Socialisation – is the first stage that describes the tacit to tacit interactions that are informal and unstructured networks and shared experiences. This part of the circular process includes things like chat facilities, face to face meetings, learning groups and best practise sessions. This is the kind of engagement where a master and apprentice meet and the master is shadowed by the apprentice. This is supported by Scott and Storper (2003) who believe that social interaction is fundamental to the transfer of tacit knowledge.
(Nonaka, 2007) suggest that using the power of language to encourage the first step between tacit and explicit through using language that optimises the goal, they suggest the use of metaphors allow for individuals to use their imagination and combine two concepts to rationalise into one. Following this with the use of analogy to define the concept. The final stage in knowledge generation is to refine this into a model that can be defined.
Fig. 4.0 Adapted from (Morten T. Hansen, et al., 1999)
The model suggests that at a point of change where there are high levels of uncertainly and fluidity individuals are more susceptible to create new knowledge as they have to deal with ambiguity that they need to rationalise in their own minds. It is believed that this is a great way to create innovation and new ideas (Nowacki & Bachnik, 2016).
Externalisation stage describes how tacit knowledge is turned into explicit knowledge, for example taking the discussion, learning something new and translating it into a new tangible format that can be shared, for example the apprentice could write up a report with an interpretation of what they have learned, this talks about people coming up with ideas and putting them down on paper.
Combination stage is the sharing of this explicit knowledge to other explicit means, for example sharing the report from group to group. This would be what many would consider how learning is conducted. Sharing of written processes and procedures, like an instruction manual.
Internalisation stage is taking the knowledge learned from this report and learning new knowledge for the individual, it becomes ‘the way we do things around here’ to subsequently be taken forward for informal discussion with new individuals. Thus, completing the circle and continuing exchange of knowledge (Simmonds, et al., 2008).
Konno and Nonaka 1998 (Konno & Nonaka, 1998) , suggest through their model that it individual commitment of employees and alignment of strategic goals with the organisation that is key to being able to extract tacit information, a high level of involvement all levels of the organisation Senior managers, middle managers, and administration levels. Further to that that that the interaction amongst these three levels of colleagues is vital, given that the managers at the coalface of project delivery are often immersed in conducting business as usual and really refining the details and miss the broader context Nonaka and Konno, (1998). (Nonaka, 2007) believes that middle managers are the vertical and horizontal conduit between senior managers and the working level, the true “knowledge engineers” as they describe it.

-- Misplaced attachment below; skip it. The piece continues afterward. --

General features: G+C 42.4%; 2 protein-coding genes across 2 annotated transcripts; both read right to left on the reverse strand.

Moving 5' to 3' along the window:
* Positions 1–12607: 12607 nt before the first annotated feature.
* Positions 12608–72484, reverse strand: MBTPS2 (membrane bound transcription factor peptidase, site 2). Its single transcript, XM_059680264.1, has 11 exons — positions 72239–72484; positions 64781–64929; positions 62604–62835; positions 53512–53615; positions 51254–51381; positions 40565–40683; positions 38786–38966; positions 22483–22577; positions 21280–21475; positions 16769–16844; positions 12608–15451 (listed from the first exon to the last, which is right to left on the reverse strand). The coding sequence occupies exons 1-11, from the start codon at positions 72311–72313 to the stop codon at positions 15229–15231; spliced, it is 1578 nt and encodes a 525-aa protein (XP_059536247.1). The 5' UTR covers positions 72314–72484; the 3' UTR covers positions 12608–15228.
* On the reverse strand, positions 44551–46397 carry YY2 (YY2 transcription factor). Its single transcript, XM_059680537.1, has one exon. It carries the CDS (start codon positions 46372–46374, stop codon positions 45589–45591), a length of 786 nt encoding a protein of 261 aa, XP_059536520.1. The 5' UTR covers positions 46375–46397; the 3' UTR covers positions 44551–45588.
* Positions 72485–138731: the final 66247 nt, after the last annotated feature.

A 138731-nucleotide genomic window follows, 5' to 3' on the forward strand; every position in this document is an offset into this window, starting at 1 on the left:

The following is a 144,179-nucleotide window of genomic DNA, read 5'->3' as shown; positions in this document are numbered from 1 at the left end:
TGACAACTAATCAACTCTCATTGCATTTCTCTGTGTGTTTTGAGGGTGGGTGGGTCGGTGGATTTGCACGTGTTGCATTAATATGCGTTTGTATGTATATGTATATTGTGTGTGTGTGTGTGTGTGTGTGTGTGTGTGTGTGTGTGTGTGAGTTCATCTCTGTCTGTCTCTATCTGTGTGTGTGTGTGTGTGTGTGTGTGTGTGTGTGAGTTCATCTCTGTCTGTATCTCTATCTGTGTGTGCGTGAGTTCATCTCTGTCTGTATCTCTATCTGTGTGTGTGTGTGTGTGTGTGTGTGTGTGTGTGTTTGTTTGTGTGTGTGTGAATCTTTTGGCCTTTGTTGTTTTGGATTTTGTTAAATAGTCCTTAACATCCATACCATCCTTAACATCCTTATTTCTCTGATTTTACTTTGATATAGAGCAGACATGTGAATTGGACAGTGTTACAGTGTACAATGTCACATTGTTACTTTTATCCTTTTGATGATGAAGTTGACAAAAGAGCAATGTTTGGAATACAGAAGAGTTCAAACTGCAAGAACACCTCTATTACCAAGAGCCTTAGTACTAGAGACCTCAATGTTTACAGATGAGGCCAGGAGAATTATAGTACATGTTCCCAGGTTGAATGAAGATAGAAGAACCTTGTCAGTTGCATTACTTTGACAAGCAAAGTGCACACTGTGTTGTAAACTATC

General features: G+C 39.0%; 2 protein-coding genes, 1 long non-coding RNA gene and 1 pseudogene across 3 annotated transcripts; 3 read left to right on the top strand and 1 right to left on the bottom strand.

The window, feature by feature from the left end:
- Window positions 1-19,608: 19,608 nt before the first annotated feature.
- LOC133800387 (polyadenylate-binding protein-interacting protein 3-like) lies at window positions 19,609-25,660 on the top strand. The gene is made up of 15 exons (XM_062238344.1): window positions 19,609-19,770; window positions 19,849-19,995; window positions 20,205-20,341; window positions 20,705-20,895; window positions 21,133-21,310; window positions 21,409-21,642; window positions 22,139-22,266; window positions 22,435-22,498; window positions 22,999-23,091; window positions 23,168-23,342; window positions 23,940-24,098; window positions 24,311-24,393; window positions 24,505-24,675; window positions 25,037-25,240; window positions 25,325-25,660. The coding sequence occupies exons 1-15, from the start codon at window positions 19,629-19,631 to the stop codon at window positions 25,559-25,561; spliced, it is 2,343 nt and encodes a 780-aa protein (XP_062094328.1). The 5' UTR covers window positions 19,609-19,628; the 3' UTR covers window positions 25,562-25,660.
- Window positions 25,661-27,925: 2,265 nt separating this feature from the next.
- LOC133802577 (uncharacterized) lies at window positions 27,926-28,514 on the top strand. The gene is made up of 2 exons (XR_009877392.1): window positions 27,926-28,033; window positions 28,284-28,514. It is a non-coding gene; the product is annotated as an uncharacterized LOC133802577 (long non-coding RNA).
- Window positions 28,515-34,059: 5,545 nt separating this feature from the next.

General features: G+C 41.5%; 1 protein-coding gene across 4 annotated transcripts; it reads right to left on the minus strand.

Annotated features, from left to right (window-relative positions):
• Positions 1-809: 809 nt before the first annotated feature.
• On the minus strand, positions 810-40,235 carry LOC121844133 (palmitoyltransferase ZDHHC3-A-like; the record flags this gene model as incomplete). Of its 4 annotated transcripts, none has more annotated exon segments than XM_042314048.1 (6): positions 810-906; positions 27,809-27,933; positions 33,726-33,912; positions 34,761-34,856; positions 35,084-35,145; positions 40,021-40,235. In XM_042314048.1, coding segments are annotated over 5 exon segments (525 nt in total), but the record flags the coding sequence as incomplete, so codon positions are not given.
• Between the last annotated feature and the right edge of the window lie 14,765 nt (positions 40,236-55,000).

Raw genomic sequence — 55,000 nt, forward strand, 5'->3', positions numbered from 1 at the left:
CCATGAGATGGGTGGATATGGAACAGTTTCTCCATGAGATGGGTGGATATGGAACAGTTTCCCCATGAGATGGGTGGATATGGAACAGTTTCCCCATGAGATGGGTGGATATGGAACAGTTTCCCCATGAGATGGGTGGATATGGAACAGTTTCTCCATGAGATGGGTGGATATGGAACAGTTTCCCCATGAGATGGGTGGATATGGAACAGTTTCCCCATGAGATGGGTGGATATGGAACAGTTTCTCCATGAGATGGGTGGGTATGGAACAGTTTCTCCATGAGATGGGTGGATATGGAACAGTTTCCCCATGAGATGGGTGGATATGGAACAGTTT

Managers play a vital role in facilitating the generation of new knowledge, it is suggested that managers do this well when they prepare an environment for self-organising teams and networks, or more formally through ‘Communities of Practice’, which are groups that are set up specifically to share in ways of working (Bolisani & Handzic, 2015).
This certainly shows a process by which to make the sharing of knowledge possible, however as (Konno & Nonaka, 1998) described so much of this is a process of willingness and the level of engagement in this process to continuously share seems idealistic at best and does not necessarily acknowledge the various cultural blockers ‘Real Men Don’t Ask for Directions is a concept suggested by Collison and Parcell (2009) (Collison & Parcell, 2009) that suggests that people don’t like to ask for help believing that people are rewarded for being self-sufficient. So, in this example people don’t necessarily add value to that of their colleagues or don’t want to ask. ‘Not Invented Here’ Syndrome refers to attitudes around knowledge sharing, particularly evident in organisations where there is a strong engineering background (Parcell & Collison, 2009), that suggests individuals believe you could only fully understand what you’re doing if you’d worked there a long time, these sorts of cultural attitudes encourage a lack of curiosity, arrogant self-belief and fear of consequences of being vulnerable and bring challenges for (Nonaka, 2007) around that of ‘redundancy’ which is a way of creating overlapping knowledge so that businesses may come to a common understanding of knowledge, a way to do this as suggested by them is through strategic rotation of individuals to different teams to broaden their experience, this doesn’t however consider that many organisations endeavour to work to lean model where any excess activity is seen to be wasteful. So, this may not be applicale to all organisations.